Tom Baker’s research lies at the intersection of health care, insurance, and the law. His insights on risk, responsibility and decisionmaking have had a significant impact on policy, most recently on the development of health insurance marketplaces under the Patient Protection and Affordable Care Act (ACA) .
The son of a family care physician, Baker remembers the introduction of Medicare and Medicaid as a child in the mid-1960s. An even more vivid memory is the two huge, Impressionist-style murals decorating the walls of his father’s office in upstate New York. A patient painted the murals in return for providing health care to him and his family over the years, he explains. Later, as Baker’s career evolved, from a private legal practice in Washington, DC, to a succession of academic positions, he was increasingly drawn to the issues of access to medical care, insurance coverage, and related law.
Baker firmly grounds his work in reality, even as he draws upon theories from multiple disciplines. His book The Medical Malpractice Myth (University of Chicago Press 2005) reframed the public debate on the impact of malpractice litigation on health care costs; more recently, he is studying the impact of the ACA’s new health care marketplaces on market dynamics and on the accessibility, cost and quality of health care.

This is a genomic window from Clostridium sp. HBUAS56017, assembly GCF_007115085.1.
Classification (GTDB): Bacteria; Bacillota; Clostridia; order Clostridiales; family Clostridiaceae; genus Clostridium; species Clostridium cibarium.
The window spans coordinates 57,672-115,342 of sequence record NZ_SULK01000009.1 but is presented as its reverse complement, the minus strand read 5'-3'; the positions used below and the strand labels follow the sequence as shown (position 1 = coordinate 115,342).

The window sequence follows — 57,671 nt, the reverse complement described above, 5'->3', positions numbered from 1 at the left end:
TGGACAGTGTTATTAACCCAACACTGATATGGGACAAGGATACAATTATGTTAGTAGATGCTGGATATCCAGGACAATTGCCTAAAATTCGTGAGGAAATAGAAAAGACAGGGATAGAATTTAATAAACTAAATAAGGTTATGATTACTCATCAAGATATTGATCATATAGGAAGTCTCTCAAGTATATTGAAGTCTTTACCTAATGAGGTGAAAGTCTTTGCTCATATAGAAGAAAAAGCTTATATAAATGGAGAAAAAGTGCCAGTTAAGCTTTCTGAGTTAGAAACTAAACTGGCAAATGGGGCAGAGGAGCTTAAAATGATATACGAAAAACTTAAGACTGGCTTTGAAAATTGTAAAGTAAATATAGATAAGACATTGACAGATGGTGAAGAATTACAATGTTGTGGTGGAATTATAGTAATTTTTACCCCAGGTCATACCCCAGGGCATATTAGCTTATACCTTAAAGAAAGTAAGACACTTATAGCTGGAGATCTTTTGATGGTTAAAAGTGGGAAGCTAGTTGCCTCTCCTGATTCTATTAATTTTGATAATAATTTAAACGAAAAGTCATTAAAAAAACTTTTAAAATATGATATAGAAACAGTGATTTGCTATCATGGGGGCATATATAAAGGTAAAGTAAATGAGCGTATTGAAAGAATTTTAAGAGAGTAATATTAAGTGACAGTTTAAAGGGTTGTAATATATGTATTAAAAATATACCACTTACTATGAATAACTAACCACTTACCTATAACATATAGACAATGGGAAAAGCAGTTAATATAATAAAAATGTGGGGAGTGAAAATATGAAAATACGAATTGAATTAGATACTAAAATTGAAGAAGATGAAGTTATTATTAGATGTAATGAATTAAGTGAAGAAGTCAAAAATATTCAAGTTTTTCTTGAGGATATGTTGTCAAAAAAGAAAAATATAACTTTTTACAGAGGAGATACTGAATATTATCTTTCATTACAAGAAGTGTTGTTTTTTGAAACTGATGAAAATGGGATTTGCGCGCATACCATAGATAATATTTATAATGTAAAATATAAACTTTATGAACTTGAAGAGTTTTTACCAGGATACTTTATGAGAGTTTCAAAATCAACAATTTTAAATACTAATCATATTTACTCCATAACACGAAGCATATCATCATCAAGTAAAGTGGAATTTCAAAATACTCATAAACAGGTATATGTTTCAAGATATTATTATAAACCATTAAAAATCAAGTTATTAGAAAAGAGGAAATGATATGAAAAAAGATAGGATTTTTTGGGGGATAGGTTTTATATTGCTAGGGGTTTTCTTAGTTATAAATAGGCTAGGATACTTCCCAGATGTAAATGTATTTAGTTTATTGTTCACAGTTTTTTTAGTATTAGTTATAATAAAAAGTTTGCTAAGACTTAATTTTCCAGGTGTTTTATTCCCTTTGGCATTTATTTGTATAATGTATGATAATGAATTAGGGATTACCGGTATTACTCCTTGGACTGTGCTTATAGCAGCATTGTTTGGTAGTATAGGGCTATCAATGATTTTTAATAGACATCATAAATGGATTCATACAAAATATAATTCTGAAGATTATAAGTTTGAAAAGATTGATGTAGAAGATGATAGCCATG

He is the co-director of the LDI Health Insurance Exchanges (HIX) Research Group. In addition to research, the group hosts the annual Penn-LDI Health Insurance Marketplace Conference, which brings together academic researchers and health care exchange officials to discuss ways to align research findings with implementation efforts. “We’re beyond the stage where the technology of the exchanges is the issue; now we’re looking at the design of the marketplace,” Baker says. The conference educates exchange directors about research findings and how they can be applied while helping researchers understand the realities of how the exchanges operate. “We get people in the room talking,” says Baker.
Examining ways to increase the quality and affordability of consumers’ health care experience remains one of Baker’s ongoing interests. He has drawn on perspectives from economics, psychology, and sociology in recent articles about consumer decisionmaking on the marketplaces, including, “Putting the Health Back in Health Insurance,” and “Can Consumers Make Affordable Care Affordable? The Value of Choice Architecture.”
Baker is the William Maul Measey Professor of Law and Health Sciences at the University of Pennsylvania Law School, and a member of the Health Care Management Department and Business Economics and Public Policy Department at the Wharton School.
In 2013, Baker received the Robert B. McKay award, a lifetime scholarly achievement award given by the Tort Trial and Insurance Practice Section of the American Bar Association. He has served as a visiting professor at institutions including Vanderbilt University Law School, Columbia Law School and The Hebrew University of Jerusalem. He graduated magna cum laude from Harvard Law School with a JD degree and magna cum laude from Harvard College with a BA in Sociology.